Industrial Workers of the World

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Industrial Workers of the World

n
(Historical Terms) an international revolutionary federation of industrial unions founded in Chicago in 1905: banned in the US in 1949. Abbreviation: IWW See also Wobbly

Indus′trial Work′ers of the World′


n.
an international industrial labor union that was organized in Chicago in 1905 and disintegrated after 1920. Abbr.: I.W.W., IWW
ThesaurusAntonymsRelated WordsSynonymsLegend:
Noun1.Industrial Workers of the World - a former international labor union and radical labor movement in the United States; founded in Chicago in 1905 and dedicated to the overthrow of capitalism; its membership declined after World War I
labor union, trade union, trades union, union, brotherhood - an organization of employees formed to bargain with the employer; "you have to join the union in order to get a job"
labor movement, trade union movement, labor - an organized attempt by workers to improve their status by united action (particularly via labor unions) or the leaders of this movement
References in periodicals archive ?
Wilkerson's film follows the brutal 1917 murder of Wobblie Frank Little by six Anaconda Copper Company thugs for union organizing--or in company language, agitating--in and around the mining operations near Butte, Montana.
In act 1, Parritt, explaining to Larry Slade why he has shown up at the saloon from the West Coast where his mother has been arrested, says: "I hung around pool rooms and gambling joints and hooker shops, where they'd never look for a Wobblie [a variant spelling, `Wobbly' being the more common form], pretending I was a sport" (27).
1 I WARM BILLIONS (US film comedy actor) 2 SIR LIAM WOBBLIE (Solo singing sensation) 3 WIN MISTAKEN HELL (Admirer of matron)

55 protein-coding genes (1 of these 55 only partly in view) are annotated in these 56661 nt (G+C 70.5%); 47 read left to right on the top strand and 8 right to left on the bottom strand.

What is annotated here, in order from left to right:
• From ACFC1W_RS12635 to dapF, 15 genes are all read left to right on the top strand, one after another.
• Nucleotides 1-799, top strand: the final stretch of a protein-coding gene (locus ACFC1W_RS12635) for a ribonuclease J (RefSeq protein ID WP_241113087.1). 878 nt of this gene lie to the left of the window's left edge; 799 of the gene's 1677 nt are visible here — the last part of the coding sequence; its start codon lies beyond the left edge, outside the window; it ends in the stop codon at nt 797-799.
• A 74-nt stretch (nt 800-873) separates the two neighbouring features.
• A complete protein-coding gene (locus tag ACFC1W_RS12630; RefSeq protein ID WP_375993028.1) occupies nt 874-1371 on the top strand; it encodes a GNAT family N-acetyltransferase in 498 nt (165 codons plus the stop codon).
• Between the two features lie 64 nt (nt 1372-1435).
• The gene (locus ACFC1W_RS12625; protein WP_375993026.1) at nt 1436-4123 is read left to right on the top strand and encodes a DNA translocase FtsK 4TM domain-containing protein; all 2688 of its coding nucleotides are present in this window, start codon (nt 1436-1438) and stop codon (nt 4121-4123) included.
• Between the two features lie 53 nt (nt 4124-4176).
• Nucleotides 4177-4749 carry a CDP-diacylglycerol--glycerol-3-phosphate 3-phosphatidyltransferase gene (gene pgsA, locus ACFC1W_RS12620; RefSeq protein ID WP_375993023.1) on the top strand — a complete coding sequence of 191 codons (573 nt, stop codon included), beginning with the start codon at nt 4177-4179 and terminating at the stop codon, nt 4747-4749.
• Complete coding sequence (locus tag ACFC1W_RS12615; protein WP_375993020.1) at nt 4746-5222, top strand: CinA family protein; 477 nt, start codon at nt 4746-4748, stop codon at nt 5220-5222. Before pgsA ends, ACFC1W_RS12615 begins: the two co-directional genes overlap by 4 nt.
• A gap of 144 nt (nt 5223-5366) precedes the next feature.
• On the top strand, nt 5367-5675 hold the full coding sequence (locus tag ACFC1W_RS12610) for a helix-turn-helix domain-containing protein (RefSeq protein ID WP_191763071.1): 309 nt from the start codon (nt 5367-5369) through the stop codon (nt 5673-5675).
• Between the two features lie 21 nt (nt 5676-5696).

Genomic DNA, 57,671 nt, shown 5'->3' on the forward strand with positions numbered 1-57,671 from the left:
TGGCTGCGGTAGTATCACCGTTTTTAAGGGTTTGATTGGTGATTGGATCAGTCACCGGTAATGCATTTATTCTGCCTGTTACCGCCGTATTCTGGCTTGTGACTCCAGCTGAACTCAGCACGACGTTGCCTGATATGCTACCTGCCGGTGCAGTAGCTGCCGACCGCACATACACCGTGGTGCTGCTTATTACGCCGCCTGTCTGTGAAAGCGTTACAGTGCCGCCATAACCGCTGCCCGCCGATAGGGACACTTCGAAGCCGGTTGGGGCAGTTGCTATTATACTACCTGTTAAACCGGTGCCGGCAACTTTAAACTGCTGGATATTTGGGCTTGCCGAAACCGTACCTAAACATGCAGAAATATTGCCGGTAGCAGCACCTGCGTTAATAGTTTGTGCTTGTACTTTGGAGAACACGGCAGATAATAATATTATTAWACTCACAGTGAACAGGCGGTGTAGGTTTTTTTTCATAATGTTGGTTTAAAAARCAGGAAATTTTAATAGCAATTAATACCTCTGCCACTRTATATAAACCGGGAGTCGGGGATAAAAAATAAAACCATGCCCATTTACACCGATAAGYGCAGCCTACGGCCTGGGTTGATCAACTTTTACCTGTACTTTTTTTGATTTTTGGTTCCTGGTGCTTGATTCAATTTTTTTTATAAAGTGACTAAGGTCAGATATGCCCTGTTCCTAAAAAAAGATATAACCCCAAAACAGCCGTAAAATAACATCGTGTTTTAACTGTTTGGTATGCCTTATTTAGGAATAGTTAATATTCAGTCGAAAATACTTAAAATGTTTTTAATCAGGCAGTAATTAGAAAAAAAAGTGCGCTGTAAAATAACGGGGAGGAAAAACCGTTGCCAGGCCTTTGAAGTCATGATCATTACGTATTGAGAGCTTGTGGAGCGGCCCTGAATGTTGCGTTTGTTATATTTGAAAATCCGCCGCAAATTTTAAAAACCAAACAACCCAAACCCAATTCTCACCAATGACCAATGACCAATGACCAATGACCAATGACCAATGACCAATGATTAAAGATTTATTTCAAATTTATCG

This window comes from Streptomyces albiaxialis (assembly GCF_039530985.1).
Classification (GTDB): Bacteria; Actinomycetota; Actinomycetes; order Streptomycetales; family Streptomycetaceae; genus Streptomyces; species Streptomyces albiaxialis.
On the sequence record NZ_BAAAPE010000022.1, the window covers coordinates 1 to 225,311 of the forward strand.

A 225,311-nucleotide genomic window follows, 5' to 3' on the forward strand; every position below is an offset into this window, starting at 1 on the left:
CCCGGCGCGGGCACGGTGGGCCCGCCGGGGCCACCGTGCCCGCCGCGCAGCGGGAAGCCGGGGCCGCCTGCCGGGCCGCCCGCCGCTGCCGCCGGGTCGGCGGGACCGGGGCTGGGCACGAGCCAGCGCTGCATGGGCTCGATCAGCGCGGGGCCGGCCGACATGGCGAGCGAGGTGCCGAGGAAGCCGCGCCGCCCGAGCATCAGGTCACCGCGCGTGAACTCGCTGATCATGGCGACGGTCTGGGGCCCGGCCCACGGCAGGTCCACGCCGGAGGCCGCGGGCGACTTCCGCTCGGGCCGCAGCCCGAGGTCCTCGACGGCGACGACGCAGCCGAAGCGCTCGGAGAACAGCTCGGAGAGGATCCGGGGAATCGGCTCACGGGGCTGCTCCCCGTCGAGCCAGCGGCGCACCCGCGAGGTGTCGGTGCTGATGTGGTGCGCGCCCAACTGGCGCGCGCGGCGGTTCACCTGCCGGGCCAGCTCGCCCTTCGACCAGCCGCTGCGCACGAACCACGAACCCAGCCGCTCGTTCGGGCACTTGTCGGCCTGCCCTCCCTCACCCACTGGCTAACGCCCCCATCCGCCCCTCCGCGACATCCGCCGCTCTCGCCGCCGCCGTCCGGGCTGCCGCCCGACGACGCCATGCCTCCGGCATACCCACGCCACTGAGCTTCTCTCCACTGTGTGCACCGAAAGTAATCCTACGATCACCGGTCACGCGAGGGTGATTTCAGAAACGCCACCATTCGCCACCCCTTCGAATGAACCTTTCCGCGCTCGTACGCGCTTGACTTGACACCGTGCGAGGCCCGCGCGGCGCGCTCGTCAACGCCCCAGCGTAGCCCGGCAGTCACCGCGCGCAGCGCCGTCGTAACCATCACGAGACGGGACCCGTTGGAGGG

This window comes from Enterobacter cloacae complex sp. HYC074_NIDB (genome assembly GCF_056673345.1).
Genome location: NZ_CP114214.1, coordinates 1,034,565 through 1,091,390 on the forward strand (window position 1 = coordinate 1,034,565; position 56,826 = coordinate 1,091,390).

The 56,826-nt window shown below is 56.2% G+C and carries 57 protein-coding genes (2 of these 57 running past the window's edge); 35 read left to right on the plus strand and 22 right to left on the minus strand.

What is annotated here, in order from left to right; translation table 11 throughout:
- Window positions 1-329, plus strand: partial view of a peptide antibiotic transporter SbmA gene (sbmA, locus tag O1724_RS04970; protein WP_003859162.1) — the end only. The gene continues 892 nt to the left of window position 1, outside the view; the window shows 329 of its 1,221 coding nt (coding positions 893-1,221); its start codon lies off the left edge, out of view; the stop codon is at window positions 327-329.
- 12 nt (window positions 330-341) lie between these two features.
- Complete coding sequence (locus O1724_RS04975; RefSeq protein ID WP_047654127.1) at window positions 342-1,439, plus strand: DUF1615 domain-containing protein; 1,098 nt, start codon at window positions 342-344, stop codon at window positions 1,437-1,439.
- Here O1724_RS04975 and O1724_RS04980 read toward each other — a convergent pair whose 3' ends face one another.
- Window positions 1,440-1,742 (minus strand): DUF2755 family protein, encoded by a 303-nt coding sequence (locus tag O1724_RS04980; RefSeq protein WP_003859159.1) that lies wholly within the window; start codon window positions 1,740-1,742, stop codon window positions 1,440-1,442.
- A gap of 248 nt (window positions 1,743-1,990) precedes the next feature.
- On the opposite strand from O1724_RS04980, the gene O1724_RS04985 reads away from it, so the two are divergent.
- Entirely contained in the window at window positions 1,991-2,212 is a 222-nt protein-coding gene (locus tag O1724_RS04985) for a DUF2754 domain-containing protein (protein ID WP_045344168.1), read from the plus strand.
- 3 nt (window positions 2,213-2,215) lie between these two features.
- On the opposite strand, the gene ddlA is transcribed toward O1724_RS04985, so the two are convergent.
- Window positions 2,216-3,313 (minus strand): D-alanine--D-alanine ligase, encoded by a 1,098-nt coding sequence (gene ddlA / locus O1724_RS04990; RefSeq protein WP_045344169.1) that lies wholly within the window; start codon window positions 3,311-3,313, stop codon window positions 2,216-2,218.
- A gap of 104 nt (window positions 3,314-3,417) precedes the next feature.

Lloyds TSB is spending millions making sure its own computer systems don't throw a wobblie.
The grossest violations of the right to free speech in our history occurred under Woodrow Wilson's war on the First Amendment, but the victims--radical farmers, Wobblies, intransigent Midwesterners, and a kooky idealistic movie producer--didn't have press agents to apotheosize them, as did the rich communist screenwriters of the 1950s.
Thus we get: the history of Nestor Makhno, Durruti and the Commune of Paris by Spain Rodriguez; the revolt of Kronstadt, and that of the Alsatian 'rustauds' by Fremion and Volny; the history of the Wobblies by Steve Stiles; a portrait of Benjamin Peret as a militant by Melinda Gebbie and Adam Cornford.
Imagine the Wobblies having set the agenda rather than the American Federation of Labor.
The International Workers of the World (IWW), known colloquially as the Wobblies, aimed for nothing less than the overthrow of capitalism.
Actors from Knights of Labor to Single Taxers to Wobblies to New Leftists to the Squamish Five are woven into the tapestry.
Approximately 350 entries are arranged in mostly chronological sections, among them Columbus and Las Casas, Indian removal, slavery and defiance, socialists and the Wobblies, from the jazz age to the uprisings of the 1930s, the black upsurge against racial segregation, Vietnam and beyond, the Carter-Reagan-Bush consensus, the War on Terror, and rising resistance in the 21st century.
In the early 20th century, a migrant worker in Vancouver became an outspoken radical activist working closely with the Prince Rupert Industrial Association (PRIA), a local affiliate of The Industrial Workers of the World (or Wobblies as they came to be known).
Obesity has assumed plague proportions: we're a nation of wobblies, waddling from chipshop to pie-shop and producing children who weigh 20 stone at age seven.